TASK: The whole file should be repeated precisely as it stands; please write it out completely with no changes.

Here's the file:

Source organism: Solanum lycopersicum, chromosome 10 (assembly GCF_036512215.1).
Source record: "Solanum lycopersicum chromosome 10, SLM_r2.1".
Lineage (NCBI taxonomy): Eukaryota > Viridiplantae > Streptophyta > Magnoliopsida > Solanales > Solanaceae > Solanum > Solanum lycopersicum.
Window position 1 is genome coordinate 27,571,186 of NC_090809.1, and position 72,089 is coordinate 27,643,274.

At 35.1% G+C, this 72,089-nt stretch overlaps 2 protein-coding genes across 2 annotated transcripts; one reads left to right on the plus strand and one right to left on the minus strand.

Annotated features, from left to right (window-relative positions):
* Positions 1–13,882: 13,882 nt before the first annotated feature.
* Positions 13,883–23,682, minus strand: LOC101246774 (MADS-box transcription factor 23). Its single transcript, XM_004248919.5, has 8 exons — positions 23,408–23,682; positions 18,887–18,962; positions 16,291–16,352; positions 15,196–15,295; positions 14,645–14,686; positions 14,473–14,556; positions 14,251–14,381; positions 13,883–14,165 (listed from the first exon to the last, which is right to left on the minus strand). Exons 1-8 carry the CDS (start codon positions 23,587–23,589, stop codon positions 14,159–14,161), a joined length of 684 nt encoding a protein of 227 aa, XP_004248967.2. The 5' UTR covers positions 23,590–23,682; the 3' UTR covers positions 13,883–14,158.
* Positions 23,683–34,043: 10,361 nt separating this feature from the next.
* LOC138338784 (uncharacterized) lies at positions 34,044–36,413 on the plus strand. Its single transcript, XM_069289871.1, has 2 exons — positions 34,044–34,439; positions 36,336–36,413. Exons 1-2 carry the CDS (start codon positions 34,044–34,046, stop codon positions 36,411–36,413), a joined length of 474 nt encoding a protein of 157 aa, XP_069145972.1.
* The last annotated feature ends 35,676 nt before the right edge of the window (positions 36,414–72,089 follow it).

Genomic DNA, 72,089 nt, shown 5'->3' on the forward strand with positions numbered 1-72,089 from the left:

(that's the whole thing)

Source organism: Solanum lycopersicum, chromosome 10 (assembly GCF_036512215.1).
Source record: "Solanum lycopersicum chromosome 10, SLM_r2.1".
Lineage (NCBI taxonomy): Eukaryota > Viridiplantae > Streptophyta > Magnoliopsida > Solanales > Solanaceae > Solanum > Solanum lycopersicum.
Window position 1 is genome coordinate 27,571,186 of NC_090809.1, and position 72,089 is coordinate 27,643,274.

At 35.1% G+C, this 72,089-nt stretch overlaps 2 protein-coding genes across 2 annotated transcripts; one reads left to right on the plus strand and one right to left on the minus strand.

Annotated features, from left to right (window-relative positions):
* Positions 1–13,882: 13,882 nt before the first annotated feature.
* Positions 13,883–23,682, minus strand: LOC101246774 (MADS-box transcription factor 23). Its single transcript, XM_004248919.5, has 8 exons — positions 23,408–23,682; positions 18,887–18,962; positions 16,291–16,352; positions 15,196–15,295; positions 14,645–14,686; positions 14,473–14,556; positions 14,251–14,381; positions 13,883–14,165 (listed from the first exon to the last, which is right to left on the minus strand). Exons 1-8 carry the CDS (start codon positions 23,587–23,589, stop codon positions 14,159–14,161), a joined length of 684 nt encoding a protein of 227 aa, XP_004248967.2. The 5' UTR covers positions 23,590–23,682; the 3' UTR covers positions 13,883–14,158.
* Positions 23,683–34,043: 10,361 nt separating this feature from the next.
* LOC138338784 (uncharacterized) lies at positions 34,044–36,413 on the plus strand. Its single transcript, XM_069289871.1, has 2 exons — positions 34,044–34,439; positions 36,336–36,413. Exons 1-2 carry the CDS (start codon positions 34,044–34,046, stop codon positions 36,411–36,413), a joined length of 474 nt encoding a protein of 157 aa, XP_069145972.1.
* The last annotated feature ends 35,676 nt before the right edge of the window (positions 36,414–72,089 follow it).

Genomic DNA, 72,089 nt, shown 5'->3' on the forward strand with positions numbered 1-72,089 from the left: